Ovid (43 BCE–17 CE) was a famous poet of the ancient Roman Empire. Many love scholars know him very well for his “Ars Amatoria” (The Art of Love), a series of three books of poems. In these books, Ovid gives Roman men and women the practical instructions on what is love and how to make it with the art of seduction and intrigue.
The books instructed men on how to find and keep a woman. The books also advised women on how to win and maintain a man’s love. Throughout the centuries, “The Art of Love” has been quite popular among educated and aristocratic individuals.
Modern people live in a different time period and society than the ancient Romans. Nevertheless, I believe they can still appreciate the love advice in Ovid’s books of poems. I have published excerpts from these books on this website for those interested in cross-cultural love wisdom.
The poetry of “Ars Amatoria” provides men and women with advice on finding and maintaining a romantic partner. The first two books of Ovid’s poetry teach how to meet, flirt with, and seduce a woman. The poetic advice in the third book aimed to teach the art of love primarily to women.
Other Blog Articles I’ve Written about The Roman Art of Love
In previous blog posts, I presented poetic excerpts of Ovid’s advice to men. Those lovely verses are about “How to Find Her“, “Search for Love While Walking“, “Search for Love while at the Theatre“, “Search for Love at the Races or Circus“, “Triumphs that Are Good to Attract a Woman“, “Search for Love around the Dinner-Table and on the Beach“, “How to Win Her“, “How to Know the Maid“, “How to Be Attentive to Her“, “How to Make Promises of Love to Her“, “How to Woo and Seduce a Woman”, “How to Captivate a Woman at Dinner”, “How to Make Promises and Deceive”, and “How Tears, Kisses, Taking the Lead Can Help in Love Affairs”.
Here are the poetic quotes from Ovid’s Book III of “Ars Amatoria” addressed to women. Ovid teaches girls the lessons of love and advises them to “take care of how you look.”
Ovid’s Advice to “Take Care of How You Look”
“But I’m blown about by greater gusts of wind,
while we’re in harbour, may you ride the gentle breeze.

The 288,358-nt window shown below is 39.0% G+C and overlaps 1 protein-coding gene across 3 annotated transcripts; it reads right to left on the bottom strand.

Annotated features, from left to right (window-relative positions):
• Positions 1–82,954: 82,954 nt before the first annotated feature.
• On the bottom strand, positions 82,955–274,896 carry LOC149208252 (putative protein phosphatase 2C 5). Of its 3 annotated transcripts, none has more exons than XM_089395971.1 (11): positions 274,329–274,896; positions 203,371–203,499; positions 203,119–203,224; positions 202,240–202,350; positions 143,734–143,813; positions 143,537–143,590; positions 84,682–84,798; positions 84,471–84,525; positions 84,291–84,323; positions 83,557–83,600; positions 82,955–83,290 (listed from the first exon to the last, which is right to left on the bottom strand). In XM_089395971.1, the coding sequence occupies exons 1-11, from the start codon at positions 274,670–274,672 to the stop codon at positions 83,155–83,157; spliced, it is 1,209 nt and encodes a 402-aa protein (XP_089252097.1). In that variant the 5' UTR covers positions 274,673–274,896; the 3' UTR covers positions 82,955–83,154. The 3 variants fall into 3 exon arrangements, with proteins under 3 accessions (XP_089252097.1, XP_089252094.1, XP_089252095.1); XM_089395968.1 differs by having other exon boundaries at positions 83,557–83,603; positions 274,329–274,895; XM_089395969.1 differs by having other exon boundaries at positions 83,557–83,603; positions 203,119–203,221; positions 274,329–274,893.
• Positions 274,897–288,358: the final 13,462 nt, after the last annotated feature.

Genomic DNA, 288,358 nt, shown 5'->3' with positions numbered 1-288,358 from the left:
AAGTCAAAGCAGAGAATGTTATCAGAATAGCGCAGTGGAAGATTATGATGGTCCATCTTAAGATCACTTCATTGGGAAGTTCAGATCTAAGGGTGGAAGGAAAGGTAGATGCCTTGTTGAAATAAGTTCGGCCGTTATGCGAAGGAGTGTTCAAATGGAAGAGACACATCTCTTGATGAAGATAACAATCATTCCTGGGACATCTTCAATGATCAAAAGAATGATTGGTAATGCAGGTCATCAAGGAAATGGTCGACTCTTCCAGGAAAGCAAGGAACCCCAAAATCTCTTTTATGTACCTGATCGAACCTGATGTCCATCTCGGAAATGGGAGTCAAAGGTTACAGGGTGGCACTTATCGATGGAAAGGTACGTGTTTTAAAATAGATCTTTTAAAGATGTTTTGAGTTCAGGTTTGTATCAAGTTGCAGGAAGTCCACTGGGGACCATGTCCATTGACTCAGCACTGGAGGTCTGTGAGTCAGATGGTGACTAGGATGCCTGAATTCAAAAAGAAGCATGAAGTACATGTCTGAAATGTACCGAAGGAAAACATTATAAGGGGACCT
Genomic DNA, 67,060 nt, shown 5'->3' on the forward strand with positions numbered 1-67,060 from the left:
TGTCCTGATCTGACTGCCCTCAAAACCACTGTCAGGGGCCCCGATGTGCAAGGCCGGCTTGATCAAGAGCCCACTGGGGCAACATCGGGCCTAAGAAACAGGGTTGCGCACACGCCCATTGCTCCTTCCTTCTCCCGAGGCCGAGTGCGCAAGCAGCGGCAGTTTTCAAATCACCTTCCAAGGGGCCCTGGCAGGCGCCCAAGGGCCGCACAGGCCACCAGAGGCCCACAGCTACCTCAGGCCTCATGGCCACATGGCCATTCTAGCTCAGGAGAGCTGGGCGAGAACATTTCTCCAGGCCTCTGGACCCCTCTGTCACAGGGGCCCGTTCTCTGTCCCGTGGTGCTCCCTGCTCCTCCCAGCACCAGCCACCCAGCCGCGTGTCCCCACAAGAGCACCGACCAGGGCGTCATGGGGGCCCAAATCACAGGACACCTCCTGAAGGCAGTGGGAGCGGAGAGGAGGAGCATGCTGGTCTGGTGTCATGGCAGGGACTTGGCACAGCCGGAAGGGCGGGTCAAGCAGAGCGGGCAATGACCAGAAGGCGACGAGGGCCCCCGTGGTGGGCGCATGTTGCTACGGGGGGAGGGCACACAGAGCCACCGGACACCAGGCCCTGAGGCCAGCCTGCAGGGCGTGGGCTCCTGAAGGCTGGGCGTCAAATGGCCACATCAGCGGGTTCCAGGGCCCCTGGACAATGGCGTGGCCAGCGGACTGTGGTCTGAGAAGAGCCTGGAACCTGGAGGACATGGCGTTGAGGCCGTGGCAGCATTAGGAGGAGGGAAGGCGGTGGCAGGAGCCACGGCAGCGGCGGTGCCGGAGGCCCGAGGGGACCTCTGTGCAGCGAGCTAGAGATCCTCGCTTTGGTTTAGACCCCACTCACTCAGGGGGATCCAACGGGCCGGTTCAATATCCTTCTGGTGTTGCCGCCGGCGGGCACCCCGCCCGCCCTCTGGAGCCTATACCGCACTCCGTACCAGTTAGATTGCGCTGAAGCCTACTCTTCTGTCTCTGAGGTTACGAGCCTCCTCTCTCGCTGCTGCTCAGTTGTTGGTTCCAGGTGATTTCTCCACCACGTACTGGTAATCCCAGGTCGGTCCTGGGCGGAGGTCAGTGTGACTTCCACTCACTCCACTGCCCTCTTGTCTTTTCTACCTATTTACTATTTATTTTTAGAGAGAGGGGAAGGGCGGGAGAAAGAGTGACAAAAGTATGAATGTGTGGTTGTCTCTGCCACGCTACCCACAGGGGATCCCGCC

I’ll start with how you look: good wine comes from vines
that are looked after, tall crops stand in cultivated soil.
Beauty’s a gift of the gods: how many can boast it?
The larger number among you lack such gifts.
Taking pains brings beauty: beauty neglected dies,
even though it’s like that of Venus, the Idalian goddess.
If girls of old didn’t cultivate their bodies in that way,
well they had no cultivated men in those days:
if Andromache was dressed in healthy clothes,
what wonder? Her husband was a rough soldier?
Do you suppose Ajax’s wife would come to him all smart,
when his outer layer was seven hides of an ox?
There was crude simplicity before: now Rome is golden,
and owns the vast wealth of the conquered world.
Look what the Capitol is now, and what it was:
you’d say it belonged to a different Jove.
The Senate-House, now worthy of such debates,
was made of wattle when Tatius held the kingship.
Where the Palatine now gleams with Apollo and our leaders,
what was that but pasture for ploughmen’s oxen?
Others may delight in ancient times: I congratulate myself
on having been born just now: this age suits my nature.
Not because stubborn gold’s mined now from the earth,
or choice shells come to us from farthest shores:
nor because mountains shrink as marble’s quarried,
or because blue waters retreat from the piers:
but because civilisation’s here, and no crudity remains,
in our age, that survives from our ancient ancestors.
You too shouldn’t weight your ears with costly stones,
that dusky India gathers in its green waters,
nor show yourself in stiff clothes sewn with gold,
wealth which you court us with, often makes us flee.”Kline, A. S. (2001). Translation of Ovid’s Ars Amatoria: The Art of Love.